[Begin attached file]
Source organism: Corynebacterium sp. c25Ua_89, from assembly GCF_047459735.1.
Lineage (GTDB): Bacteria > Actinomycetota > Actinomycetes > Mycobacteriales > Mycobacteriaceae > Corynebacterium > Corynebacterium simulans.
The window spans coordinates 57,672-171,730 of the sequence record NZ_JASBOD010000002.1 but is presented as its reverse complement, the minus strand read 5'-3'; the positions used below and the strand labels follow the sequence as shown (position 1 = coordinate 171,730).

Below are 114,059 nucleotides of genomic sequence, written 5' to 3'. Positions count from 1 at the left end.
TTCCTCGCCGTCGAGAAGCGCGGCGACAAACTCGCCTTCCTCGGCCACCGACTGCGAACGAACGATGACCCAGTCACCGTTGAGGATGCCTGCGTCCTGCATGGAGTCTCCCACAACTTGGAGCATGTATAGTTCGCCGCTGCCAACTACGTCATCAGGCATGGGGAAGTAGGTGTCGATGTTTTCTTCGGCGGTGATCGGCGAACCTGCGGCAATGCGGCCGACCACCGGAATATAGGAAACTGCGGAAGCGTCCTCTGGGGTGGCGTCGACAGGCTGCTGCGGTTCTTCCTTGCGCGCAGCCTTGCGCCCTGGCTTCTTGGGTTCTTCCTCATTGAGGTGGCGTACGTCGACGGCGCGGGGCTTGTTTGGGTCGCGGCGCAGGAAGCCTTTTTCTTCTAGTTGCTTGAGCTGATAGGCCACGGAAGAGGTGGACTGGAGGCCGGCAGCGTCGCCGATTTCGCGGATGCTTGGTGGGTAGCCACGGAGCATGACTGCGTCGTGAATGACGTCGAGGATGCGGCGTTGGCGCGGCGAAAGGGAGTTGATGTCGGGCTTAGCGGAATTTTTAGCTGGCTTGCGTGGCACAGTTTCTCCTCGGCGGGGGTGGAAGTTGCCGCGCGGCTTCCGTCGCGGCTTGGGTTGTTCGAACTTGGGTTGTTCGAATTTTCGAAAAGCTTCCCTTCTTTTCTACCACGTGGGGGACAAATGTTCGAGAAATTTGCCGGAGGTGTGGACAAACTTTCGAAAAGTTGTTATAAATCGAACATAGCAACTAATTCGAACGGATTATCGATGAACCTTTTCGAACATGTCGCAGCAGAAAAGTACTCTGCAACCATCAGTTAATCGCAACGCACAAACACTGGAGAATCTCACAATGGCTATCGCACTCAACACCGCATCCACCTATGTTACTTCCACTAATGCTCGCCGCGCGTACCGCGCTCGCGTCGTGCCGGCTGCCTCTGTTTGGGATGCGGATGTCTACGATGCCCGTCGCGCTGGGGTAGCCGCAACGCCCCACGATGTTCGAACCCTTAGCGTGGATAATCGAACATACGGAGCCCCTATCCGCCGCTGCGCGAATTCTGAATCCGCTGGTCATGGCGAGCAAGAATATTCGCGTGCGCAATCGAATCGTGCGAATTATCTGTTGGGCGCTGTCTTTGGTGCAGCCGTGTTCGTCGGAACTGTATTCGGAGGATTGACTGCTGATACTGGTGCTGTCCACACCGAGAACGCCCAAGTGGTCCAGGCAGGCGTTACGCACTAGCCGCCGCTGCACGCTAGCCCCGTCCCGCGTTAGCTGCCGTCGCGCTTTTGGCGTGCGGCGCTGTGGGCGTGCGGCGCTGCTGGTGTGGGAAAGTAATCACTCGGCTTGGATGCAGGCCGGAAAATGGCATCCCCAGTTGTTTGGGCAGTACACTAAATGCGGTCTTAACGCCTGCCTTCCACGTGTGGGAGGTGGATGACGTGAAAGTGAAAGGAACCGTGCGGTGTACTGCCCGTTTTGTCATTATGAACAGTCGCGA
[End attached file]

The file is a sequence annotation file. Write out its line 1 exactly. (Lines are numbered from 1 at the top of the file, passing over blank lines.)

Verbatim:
Source organism: Corynebacterium sp. c25Ua_89, from assembly GCF_047459735.1.